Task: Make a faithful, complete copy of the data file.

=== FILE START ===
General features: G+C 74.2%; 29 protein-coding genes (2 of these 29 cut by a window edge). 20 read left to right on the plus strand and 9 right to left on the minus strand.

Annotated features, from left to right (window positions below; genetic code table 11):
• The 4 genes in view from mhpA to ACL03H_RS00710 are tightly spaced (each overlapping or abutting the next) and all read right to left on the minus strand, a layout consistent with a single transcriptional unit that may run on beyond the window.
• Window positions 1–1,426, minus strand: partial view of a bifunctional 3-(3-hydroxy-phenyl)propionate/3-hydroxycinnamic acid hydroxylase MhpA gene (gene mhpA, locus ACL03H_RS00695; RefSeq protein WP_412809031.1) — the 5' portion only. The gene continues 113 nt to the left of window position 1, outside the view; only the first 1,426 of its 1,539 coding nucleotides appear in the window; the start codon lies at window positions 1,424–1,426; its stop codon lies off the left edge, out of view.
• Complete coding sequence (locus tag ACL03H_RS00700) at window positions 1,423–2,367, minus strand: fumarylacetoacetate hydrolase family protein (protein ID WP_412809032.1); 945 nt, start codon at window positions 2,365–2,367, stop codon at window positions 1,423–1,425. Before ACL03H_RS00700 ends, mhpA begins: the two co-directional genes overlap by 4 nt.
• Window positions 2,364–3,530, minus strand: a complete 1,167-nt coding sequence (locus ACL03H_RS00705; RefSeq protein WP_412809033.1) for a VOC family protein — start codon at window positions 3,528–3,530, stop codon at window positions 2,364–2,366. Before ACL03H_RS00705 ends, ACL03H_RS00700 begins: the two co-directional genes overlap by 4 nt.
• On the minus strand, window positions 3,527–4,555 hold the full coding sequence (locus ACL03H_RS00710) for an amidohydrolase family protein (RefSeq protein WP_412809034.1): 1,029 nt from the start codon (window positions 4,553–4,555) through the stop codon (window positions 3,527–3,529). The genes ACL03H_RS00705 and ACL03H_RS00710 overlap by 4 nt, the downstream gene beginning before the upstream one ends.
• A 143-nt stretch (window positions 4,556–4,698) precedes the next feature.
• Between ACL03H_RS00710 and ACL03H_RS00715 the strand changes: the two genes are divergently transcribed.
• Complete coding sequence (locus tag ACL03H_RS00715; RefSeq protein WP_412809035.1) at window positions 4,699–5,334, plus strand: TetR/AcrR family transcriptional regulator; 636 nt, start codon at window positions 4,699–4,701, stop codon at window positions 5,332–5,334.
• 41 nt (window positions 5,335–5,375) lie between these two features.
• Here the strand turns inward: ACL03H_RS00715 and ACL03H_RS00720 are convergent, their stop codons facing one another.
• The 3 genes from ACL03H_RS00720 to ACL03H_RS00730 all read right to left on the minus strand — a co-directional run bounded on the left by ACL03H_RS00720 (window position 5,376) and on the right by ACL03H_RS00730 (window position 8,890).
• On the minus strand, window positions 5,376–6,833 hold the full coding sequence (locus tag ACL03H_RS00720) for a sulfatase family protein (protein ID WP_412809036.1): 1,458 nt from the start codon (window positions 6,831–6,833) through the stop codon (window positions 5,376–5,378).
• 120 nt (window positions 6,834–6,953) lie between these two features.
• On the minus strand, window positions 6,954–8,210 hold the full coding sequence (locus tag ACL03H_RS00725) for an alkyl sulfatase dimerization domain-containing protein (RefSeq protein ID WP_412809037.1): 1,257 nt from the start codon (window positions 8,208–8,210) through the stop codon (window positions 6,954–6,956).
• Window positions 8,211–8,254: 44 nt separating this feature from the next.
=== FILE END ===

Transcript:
General features: G+C 74.2%; 29 protein-coding genes (2 of these 29 cut by a window edge). 20 read left to right on the plus strand and 9 right to left on the minus strand.

Annotated features, from left to right (window positions below; genetic code table 11):
• The 4 genes in view from mhpA to ACL03H_RS00710 are tightly spaced (each overlapping or abutting the next) and all read right to left on the minus strand, a layout consistent with a single transcriptional unit that may run on beyond the window.
• Window positions 1–1,426, minus strand: partial view of a bifunctional 3-(3-hydroxy-phenyl)propionate/3-hydroxycinnamic acid hydroxylase MhpA gene (gene mhpA, locus ACL03H_RS00695; RefSeq protein WP_412809031.1) — the 5' portion only. The gene continues 113 nt to the left of window position 1, outside the view; only the first 1,426 of its 1,539 coding nucleotides appear in the window; the start codon lies at window positions 1,424–1,426; its stop codon lies off the left edge, out of view.
• Complete coding sequence (locus tag ACL03H_RS00700) at window positions 1,423–2,367, minus strand: fumarylacetoacetate hydrolase family protein (protein ID WP_412809032.1); 945 nt, start codon at window positions 2,365–2,367, stop codon at window positions 1,423–1,425. Before ACL03H_RS00700 ends, mhpA begins: the two co-directional genes overlap by 4 nt.
• Window positions 2,364–3,530, minus strand: a complete 1,167-nt coding sequence (locus ACL03H_RS00705; RefSeq protein WP_412809033.1) for a VOC family protein — start codon at window positions 3,528–3,530, stop codon at window positions 2,364–2,366. Before ACL03H_RS00705 ends, ACL03H_RS00700 begins: the two co-directional genes overlap by 4 nt.
• On the minus strand, window positions 3,527–4,555 hold the full coding sequence (locus ACL03H_RS00710) for an amidohydrolase family protein (RefSeq protein WP_412809034.1): 1,029 nt from the start codon (window positions 4,553–4,555) through the stop codon (window positions 3,527–3,529). The genes ACL03H_RS00705 and ACL03H_RS00710 overlap by 4 nt, the downstream gene beginning before the upstream one ends.
• A 143-nt stretch (window positions 4,556–4,698) precedes the next feature.
• Between ACL03H_RS00710 and ACL03H_RS00715 the strand changes: the two genes are divergently transcribed.
• Complete coding sequence (locus tag ACL03H_RS00715; RefSeq protein WP_412809035.1) at window positions 4,699–5,334, plus strand: TetR/AcrR family transcriptional regulator; 636 nt, start codon at window positions 4,699–4,701, stop codon at window positions 5,332–5,334.
• 41 nt (window positions 5,335–5,375) lie between these two features.
• Here the strand turns inward: ACL03H_RS00715 and ACL03H_RS00720 are convergent, their stop codons facing one another.
• The 3 genes from ACL03H_RS00720 to ACL03H_RS00730 all read right to left on the minus strand — a co-directional run bounded on the left by ACL03H_RS00720 (window position 5,376) and on the right by ACL03H_RS00730 (window position 8,890).
• On the minus strand, window positions 5,376–6,833 hold the full coding sequence (locus tag ACL03H_RS00720) for a sulfatase family protein (protein ID WP_412809036.1): 1,458 nt from the start codon (window positions 6,831–6,833) through the stop codon (window positions 5,376–5,378).
• 120 nt (window positions 6,834–6,953) lie between these two features.
• On the minus strand, window positions 6,954–8,210 hold the full coding sequence (locus tag ACL03H_RS00725) for an alkyl sulfatase dimerization domain-containing protein (RefSeq protein ID WP_412809037.1): 1,257 nt from the start codon (window positions 8,208–8,210) through the stop codon (window positions 6,954–6,956).
• Window positions 8,211–8,254: 44 nt separating this feature from the next.